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NCAA │ LONGEST GAME STATS College Baseball History
The longest INNINGS games in Division 1 college baseball history by KATHERINE WRIGHT of NCAA.COM written MAY 8, 2020.
Here are the longest games in college baseball history, taken from official NCAA record books:
Note: Four of the top five longest games were a 3-2 decision.
Each game is measured by the amount of innings played, but some include the time it took to play. Here is the longest game in college baseball per innings and the longest per game time.
The two longest are worth looking at in more detail.
25 innings | Texas vs. Boston College | 7 hrs., 3 mins.
There's a lot of phenomenal moments in the longest college baseball game, by innings, in NCAA history: the near-perfect relief performance by Texas' Austin Wood and the resilience of his counterpart in Boston College's Mike Belfiore. Not to mention, this was the second day of the 2009 Texas Regional (May 30, 2009). Let's begin with the 25th inning. How often do you hear that?
"It didn’t feel like 25 innings, honestly, when you’re in the moment and you’re competing," Texas second baseman Travis Tucker told NCAA.com. "It was just another inning at that point, another tied ballgame. Then you look up, and I don’t think we scored in (23) innings."
Yes, BC shut out Texas for 23 innings before Tucker drove in the go-ahead run with one out in the top of the 25th. BC's Belfiore is a major reason why. He started and ended the game at DH but switched to the mound in the ninth inning. 9.2 innings later of shutout baseball, he was relieved in the 19th inning, allowing just three hits, 11 strikeouts and zero walks.
"He was unbelievable, but he was kind of just that guy for us," former BC head coach Mik Aoki told NCAA.com. "When he was on, he was nails to begin with. It was like him and Wood were just going pitch for pitch. It was unbelievable."
On any other normal game day, nothing could overshadow Belfiore's exceptional performance. But this game was not normal. Austin Wood had the performance of a generation within the game of a lifetime — 12.1 innings of no-hit ball, part of a 169-pitch, 13-inning effort. On any other normal game day, Wood would've been credited a no-hitter, but his long-relief performance propelled him deeper into college baseball lore, unmatched by the ultimate statistical achievements for a pitcher. He has a place in the National Baseball Hall of Fame. Wood's game-worn hat and Tucker's game-used bat — named El Diablo Rojo, the red devil — reside within the confines of the National Baseball Hall of Fame.
The entire BC team and staff stepped out of the dugout to give Wood a standing ovation after legendary Texas coach Augie Garrido took the ball from his hands in the 20th inning with men on first and second. The guy on second, Barry Butera, said to Tucker in response: "Wow, thank goodness he's out."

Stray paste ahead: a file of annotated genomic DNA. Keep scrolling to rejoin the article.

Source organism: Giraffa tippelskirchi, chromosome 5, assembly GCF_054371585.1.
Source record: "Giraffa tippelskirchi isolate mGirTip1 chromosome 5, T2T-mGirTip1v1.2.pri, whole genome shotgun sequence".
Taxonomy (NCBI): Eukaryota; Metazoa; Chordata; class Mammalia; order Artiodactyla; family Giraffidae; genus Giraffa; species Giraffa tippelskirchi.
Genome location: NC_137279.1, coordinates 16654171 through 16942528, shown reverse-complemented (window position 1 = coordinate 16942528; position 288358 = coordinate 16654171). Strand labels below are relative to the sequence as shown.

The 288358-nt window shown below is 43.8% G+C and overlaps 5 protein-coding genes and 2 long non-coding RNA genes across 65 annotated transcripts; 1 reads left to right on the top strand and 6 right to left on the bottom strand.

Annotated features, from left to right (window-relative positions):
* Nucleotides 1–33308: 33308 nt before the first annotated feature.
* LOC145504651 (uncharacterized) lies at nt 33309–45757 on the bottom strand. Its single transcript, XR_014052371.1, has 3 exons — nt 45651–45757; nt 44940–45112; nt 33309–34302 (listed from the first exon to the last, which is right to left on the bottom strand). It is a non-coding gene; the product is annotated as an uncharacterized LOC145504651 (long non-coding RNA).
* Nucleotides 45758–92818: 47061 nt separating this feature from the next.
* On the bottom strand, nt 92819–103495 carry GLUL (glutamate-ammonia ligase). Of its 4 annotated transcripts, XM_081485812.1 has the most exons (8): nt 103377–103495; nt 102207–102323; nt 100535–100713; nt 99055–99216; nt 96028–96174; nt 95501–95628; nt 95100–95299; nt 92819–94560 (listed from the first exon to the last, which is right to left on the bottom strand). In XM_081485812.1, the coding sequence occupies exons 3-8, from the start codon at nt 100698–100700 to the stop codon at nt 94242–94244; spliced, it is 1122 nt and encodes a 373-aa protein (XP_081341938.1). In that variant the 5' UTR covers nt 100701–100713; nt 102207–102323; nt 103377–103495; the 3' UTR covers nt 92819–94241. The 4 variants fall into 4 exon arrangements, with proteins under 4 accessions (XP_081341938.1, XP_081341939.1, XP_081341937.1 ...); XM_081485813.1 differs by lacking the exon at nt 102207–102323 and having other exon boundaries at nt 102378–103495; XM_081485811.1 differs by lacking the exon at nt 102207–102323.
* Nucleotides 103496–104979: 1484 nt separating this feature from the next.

The Eagles did not want to face him.
The 2009 season was special for BC. The Eagles had advanced to their first ACC tournament in program history and reached their first NCAA regional since 1967, ending a 42-year drought. In comparison, the Longhorns were attending their 53rd NCAA tournament and hunting their sixth CWS championship.
“I think it’s the epitome of college baseball,” Wood told NCAA.com. "It’s a pretty fair playing ground these days."
BC went into the game thinking it’d be a hostile crowd, but it eventually became a celebration of sportsmanship. As Tucker's hit poked into right field between the shallow infield, the runner at third, Connor Rowe, scored what would ultimately become the deciding run in the top of the 25th inning.
"It was probably one of the weakest hits he’s ever had," Wood said, tongue in cheek.
Tucker gives credit to former MLB and Texas left-handed pitcher Greg Swindell, who was in attendance, for the RBI. While taking practice swings in the on-deck circle, Swindell stretched out his left arm so that Tucker could rub it for good luck.
"I always credit Greg Swindell for giving me the luck to get that ball in the four hole," Tucker said.
Tucker sealed the 3-2 victory by firing the final out to first in the bottom of the 25th.
After Texas outhit BC 20-8 and used three pitchers to BC's seven, the loyal Longhorn crowd remained. Most, if not all, of the 7,104 fans stayed until the very last out — 7 hours and 3 minutes after first pitch.
"I played professional baseball after that," Belfiore said before the game's 10th anniversary. "I played in the big leagues. That was probably the most intense crowd I’ve ever played in front of in my life. What it meant: Even a Texas fan is very loyal to their program, but for them to clap after the game for our team and show that respect was one of the coolest moments in my career."
The longest TIMED games in Division 1 college baseball history by KATHERINE WRIGHT of NCAA.COM written MAY 8, 2020.
22 innings | Fresno State vs. San Diego | 7 hrs., 12 mins.
As noted above, four of the top five longest games in college baseball history were decided by a 3-2 score, making the performance of pitchers crucial to the length of these games.
Fresno State's battle with San Diego on March 26, 2011, was no different in route to becoming the longest college baseball game, by time, ever documented in college baseball history. Fifty runners were left on base during the game — a DI baseball record at the time — and five Fresno State runners were left on third base between the 9th and 19th inning. There were 39 hits in the game and only 5 runs crossed home plate.